Mechanically ventilated patients with status asthmaticus who undergo prolonged paralysis are at risk for severe weakness due to myopathy. In the mid-1990s, we changed our usual method of achieving tolerance of ventilatory support in asthmatic patients from continuous paralysis to deep sedation. This study examines the impact of this change in practice on the development of clinically significant weakness in status asthmaticus. Retrospective cohort study in university-affiliated county hospital. Mechanically ventilated asthmatic patients seen before (n = 96) and after (n = 74) a clinical practice change in 1995 that markedly restricted use of paralytics. The duration of neuromuscular paralysis declined sharply after 1995 (23.7 ± 42.2 vs. 1.8 ± 4.0 h, P < 0.001), but this was not associated with a significant difference in the incidence of weakness (21 vs. 14%, P = 0.23). Within the post-1995 cohort, there was no significant difference in the duration of paralysis for weak and non-weak patients (3.5 ± 6.2 vs. 1.5 ± 3.5 h, P = 0.10). However, weak patients had a much longer duration of mechanical ventilation than did patients without weakness (11.9 ± 3.6 vs. 1.9 ± 1.8 days, P < 0.001). Mechanically ventilated patients with status asthmaticus who are immobilized for prolonged periods of time by deep sedation remain at risk for clinically significant weakness.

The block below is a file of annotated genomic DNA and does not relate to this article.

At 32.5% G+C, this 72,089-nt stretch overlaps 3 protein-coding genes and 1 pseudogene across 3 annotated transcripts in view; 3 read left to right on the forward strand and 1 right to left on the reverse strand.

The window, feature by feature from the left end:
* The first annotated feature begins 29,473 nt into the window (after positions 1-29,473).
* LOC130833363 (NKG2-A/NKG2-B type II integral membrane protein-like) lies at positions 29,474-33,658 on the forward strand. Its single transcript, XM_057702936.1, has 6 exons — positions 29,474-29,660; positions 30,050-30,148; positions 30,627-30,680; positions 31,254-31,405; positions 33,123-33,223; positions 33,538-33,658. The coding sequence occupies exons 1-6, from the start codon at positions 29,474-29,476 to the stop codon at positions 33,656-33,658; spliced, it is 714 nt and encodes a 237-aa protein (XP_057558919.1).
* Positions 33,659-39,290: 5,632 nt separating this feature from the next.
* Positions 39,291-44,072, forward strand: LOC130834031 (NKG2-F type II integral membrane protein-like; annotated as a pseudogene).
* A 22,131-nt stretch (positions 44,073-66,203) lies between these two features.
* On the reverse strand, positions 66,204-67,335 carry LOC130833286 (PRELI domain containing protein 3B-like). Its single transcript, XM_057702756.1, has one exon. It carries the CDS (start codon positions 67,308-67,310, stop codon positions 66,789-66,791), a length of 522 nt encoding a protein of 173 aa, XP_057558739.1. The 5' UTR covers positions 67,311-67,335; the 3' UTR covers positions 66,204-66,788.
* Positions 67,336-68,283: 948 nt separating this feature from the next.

Copyright 2009 Elsevier B.V., All rights reserved.
- Muscular diseases
- Neuromuscular blocking agents
- Respiration, artificial
- Status asthmaticus